Panch, according to reports, had a trick up his sleeve for the next race, which was on the high-banked speedway. He had his crew change the rear gears to a ratio more suited for top speed. The work made him late for the start (Cahill kiddingly said he was "on the podium kissing the race queen"). By the time he got into his Valiant and headed out of the pits, the field was a half lap ahead. Nevertheless he won the race, aided by a big crash on the fourth lap that let him catch up. Most of his competition had no experience with speedway racing and had never run in a draft. At the re-start he went right to the front. The rest of the Hyper-Paks followed, easily outdistancing the Falcons and Corvairs. The Valiants took the top three spots, followed by Joe Weatherly and Curtis Turner in Falcons. The other four Valiants, including Richard Petty, were eliminated in the lap-four crash.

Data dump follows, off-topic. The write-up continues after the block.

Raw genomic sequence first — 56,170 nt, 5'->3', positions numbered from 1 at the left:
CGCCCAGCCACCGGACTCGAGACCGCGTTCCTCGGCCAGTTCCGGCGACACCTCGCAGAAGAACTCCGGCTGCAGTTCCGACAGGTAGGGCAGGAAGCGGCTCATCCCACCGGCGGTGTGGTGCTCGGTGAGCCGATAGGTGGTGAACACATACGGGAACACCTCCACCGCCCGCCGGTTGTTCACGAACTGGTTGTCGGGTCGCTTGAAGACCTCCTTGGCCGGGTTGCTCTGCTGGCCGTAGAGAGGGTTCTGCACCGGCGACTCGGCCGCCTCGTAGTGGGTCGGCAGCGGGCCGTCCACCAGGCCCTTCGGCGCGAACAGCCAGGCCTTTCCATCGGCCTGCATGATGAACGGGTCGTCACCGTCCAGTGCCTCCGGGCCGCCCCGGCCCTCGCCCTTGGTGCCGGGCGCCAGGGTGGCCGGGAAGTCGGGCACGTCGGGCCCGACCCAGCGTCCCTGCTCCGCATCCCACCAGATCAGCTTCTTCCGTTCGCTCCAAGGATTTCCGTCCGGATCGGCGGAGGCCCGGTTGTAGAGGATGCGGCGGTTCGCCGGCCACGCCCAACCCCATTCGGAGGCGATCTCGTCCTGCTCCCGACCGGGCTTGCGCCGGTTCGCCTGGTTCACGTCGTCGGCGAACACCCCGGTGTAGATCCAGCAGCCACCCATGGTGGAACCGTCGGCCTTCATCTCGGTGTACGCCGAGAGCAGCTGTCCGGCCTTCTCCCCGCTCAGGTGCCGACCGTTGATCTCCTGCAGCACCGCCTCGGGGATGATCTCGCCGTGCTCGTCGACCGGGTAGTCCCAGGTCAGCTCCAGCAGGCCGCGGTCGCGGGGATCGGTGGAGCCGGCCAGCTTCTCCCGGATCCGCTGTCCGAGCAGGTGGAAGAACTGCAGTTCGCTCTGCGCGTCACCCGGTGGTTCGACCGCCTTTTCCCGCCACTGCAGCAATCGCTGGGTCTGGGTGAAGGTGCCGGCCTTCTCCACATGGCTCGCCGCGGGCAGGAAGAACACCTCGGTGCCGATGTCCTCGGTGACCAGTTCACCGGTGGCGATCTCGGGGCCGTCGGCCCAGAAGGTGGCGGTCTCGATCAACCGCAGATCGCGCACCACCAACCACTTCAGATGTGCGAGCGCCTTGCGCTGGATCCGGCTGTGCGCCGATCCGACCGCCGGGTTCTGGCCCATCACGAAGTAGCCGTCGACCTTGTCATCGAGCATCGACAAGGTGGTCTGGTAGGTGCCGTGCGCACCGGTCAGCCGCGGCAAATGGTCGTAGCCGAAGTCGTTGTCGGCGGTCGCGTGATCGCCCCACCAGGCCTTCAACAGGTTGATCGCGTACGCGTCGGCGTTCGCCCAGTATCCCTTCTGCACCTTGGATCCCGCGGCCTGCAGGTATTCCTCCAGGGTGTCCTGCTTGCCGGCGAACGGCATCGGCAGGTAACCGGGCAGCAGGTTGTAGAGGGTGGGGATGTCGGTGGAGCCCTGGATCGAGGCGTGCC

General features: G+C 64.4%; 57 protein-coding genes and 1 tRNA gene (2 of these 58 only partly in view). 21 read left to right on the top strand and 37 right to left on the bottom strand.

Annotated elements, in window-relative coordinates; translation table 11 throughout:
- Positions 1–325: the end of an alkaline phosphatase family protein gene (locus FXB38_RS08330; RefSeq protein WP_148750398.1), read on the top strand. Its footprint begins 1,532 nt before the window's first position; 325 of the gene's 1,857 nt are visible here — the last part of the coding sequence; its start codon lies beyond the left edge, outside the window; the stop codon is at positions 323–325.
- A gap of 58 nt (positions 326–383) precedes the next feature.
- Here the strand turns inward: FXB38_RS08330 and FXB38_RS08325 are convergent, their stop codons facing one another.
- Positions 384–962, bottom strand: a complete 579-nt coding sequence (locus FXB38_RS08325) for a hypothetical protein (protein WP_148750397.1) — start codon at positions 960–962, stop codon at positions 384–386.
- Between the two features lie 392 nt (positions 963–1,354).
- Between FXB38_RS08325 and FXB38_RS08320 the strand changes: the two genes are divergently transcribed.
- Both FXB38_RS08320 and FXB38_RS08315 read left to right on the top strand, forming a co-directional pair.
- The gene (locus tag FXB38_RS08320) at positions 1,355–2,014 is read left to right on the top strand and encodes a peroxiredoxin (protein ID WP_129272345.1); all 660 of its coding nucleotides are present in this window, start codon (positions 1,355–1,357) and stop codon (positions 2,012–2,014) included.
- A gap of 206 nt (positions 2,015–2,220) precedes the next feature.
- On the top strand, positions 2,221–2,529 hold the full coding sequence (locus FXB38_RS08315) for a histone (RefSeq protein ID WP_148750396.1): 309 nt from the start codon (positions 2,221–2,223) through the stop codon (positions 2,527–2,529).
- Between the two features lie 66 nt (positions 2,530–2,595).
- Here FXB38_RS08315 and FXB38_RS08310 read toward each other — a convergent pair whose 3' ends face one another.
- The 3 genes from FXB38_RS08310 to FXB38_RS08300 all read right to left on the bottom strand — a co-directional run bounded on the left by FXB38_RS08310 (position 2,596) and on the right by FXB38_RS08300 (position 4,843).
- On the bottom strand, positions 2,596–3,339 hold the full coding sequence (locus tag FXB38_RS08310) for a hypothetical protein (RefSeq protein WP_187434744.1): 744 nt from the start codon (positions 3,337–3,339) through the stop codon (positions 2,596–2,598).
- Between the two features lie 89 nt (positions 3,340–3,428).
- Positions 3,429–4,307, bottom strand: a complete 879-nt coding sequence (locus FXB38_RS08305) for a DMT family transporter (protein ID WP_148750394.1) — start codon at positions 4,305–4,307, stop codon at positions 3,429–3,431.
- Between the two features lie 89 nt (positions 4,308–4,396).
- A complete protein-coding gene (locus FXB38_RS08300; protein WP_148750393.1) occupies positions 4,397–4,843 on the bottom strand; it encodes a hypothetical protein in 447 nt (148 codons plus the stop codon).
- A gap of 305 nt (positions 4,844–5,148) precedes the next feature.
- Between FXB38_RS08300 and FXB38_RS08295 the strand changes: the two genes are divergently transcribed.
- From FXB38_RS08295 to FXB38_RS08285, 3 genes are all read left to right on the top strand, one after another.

"I'll never forget the sound of that engine," said Cahill, who was at the race. "It sounded like a Maserati." Cahill was a road-racing enthusiast and would have heard the beautiful exhaust notes of the inline Italian 6-cylinder engine. The tones were famously described at the time as the sound of "ripping canvas."

The ultimate result of the Hyper-Pak's total destruction of the competition at Daytona was a boring race. CBS, Ford and Chevrolet weren't going to support the series, and so Bill France's great idea collapsed.

Cahill ended up buying one of the Valiant Hyper-Pak cars. "It was the blue one, driven by Paul O'Shea. I pulled out the Hyper-Pak engine and put in a 225-cu-in version of the Slant Six." He used the car as family transportation. He doesn't remember what happened to the car after that. It must have been a great ride.




The Slant Six was designed by Willem E. "Bill" Weertman, the engine designer who would later create the 426 HEMI.

Courtesy of Mopar Magazine